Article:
In my first year at Smith, I invited every member of the faculty to dinner, in groups of twenty, to hear about their aspirations for the college and for themselves. Every one of the conversations turned to teaching. I feel certain that a similar set of dinners at a research university would not have yielded the same result. In my years at Smith, I have been deeply impressed by the way in which serious focus on effective pedagogy permeates college culture. Faculty care deeply about teaching and learning, and devote much time, as individuals and as a community, to improving their craft.
Indeed, teaching is both a craft and a discipline. Often people assume that excellent teaching is a matter of personality, character, or charisma. Although these are not irrelevant, as in any profession centering on human interaction, emphasis upon them leads to a mystique that obscures the systematic knowledge that has been developed about pedagogy.
Three years ago, motivated by the desire to provide faculty a richer and more systematic set of opportunities to learn about the scholarship of teaching and learning and to incorporate that knowledge into their teaching, a group of faculty leaders proposed establishing a teaching and learning center at Smith (or TLC, as it was initially called). A generous bequest from Jay Sherrerd (who, with his wife, Kathleen Compton Sherrerd ’54, had earlier made a gift to fund Smith’s distinguished teaching prizes) enabled us to establish the center, now called the Sherrerd Center for Teaching and Learning. Through a program of “teaching arts lunches,” workshops, and seminars, the Sherrerd Center encourages a continuing conversation among faculty about how people learn and about our learning goals for our students. It offers support ranging from nuts-and-bolts assistance in teaching techniques to opportunities for learning about innovations in technology, about diversity in the classroom, and about the scholarship of teaching and learning.
In the knowledge economy of the twenty-first century, such understanding is essential for our teachers, at every level. Smith is fortunate to have among its faculty a number of professors who have made the science of teaching and learning a focus of their research. It is the central enterprise of the Department of Education and Child Study, which has close connections not only to the Campus School but also to K–12 programs in Northampton and Springfield. But the scholarship of teaching at Smith extends far beyond the education department. This past fall, for the first time in its history, the Royal Statistics Society selected a paper on improving statistics education for presentation at its annual meeting; one of its authors, Nicholas Horton, is a Smith professor (and a winner of the Sherrerd Teaching Prize). The Picker Engineering Program has attracted national attention for its innovations in pedagogy. In 2007 Professor Glenn Ellis, also a Sherrerd prize winner, was named U.S. Professor of the Year by the Carnegie Foundation for the Advancement of Teaching and the Council for the Advancement and Support of Education for his leadership in engineering education. Informed by the learning sciences, Ellis and his colleagues are developing and refining a curriculum that emphasizes deep and broad thinking, project-based learning, and the role of engineering in addressing human needs. They are committed to a “knowledge-building” approach, in which students not only acquire information but actively extend and transform what they know.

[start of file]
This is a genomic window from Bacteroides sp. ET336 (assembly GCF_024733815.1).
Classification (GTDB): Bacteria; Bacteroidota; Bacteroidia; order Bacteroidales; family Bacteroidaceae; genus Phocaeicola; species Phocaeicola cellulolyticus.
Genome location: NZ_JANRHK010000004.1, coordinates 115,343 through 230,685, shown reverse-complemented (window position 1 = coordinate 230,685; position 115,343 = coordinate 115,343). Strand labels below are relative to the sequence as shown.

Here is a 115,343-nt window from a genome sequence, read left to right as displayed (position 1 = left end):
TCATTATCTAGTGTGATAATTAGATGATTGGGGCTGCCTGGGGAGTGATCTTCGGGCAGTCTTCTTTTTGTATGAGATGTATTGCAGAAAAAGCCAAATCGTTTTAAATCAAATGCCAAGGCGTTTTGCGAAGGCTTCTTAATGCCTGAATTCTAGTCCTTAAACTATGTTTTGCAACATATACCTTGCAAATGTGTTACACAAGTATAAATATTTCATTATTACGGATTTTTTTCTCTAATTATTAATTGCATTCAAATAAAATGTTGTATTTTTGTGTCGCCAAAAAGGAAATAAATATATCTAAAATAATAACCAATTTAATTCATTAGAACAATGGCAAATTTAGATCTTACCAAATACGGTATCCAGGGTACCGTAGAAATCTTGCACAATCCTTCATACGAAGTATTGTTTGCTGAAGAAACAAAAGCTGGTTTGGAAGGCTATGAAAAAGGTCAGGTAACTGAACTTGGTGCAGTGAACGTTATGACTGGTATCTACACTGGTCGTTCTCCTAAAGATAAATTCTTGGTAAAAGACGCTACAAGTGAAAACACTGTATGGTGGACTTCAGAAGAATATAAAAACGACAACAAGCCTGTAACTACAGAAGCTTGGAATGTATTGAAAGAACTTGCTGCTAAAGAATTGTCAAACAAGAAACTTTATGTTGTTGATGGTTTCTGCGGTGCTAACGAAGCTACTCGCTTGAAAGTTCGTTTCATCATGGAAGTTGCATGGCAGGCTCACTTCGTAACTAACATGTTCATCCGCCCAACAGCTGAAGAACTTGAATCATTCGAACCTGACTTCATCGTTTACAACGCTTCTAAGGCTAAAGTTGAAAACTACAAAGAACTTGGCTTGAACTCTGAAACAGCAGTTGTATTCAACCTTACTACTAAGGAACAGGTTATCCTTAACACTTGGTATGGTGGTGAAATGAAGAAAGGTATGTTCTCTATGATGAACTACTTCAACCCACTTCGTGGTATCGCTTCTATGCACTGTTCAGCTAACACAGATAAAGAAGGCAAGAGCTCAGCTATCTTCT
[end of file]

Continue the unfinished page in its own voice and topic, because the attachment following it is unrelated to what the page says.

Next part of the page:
This innovative vision of engineering pedagogy has many similarities to residential liberal arts education. At a time when the liberal arts are increasingly under attack for not providing vocational training, we should bear in mind the powerful way in which they develop students’ capacities for professional success and leadership.
I would like to think Smith’s focus on teaching—which is not necessarily new but sustained and continually renewed— has inspired the many remarkable educators among our alumnae, whether or not they ever took a course with an explicit focus on pedagogy. Smith graduates from a range of majors have an outstanding acceptance rate to the highly competitive Teach for America program, which places teachers in under-resourced urban and rural schools. Among our alumnae honored recently with the Smith Medal are internationally recognized early childhood specialist Lella Gandini AC ’78; textbook innovator Joy Hakim ’51; visionary public school leader Roberta Schenker Kurlantzick ’65; adult education advocate Irene Cebula Baird ’45; and legendary mathematics professor and mentor T. Christine Stevens ’70.
In the 2011 State of the Union address, President Obama reminded us that, after parents, “the biggest impact on a child’s success comes from the man or woman at the front of the classroom.” Whether at the elementary, secondary or postsecondary level, effective, transformative teachers are a scarce and vital resource. I am proud of the many ways in which Smith and its alumnae are stepping forward to meet this urgent need.
Spring 2011 SAQ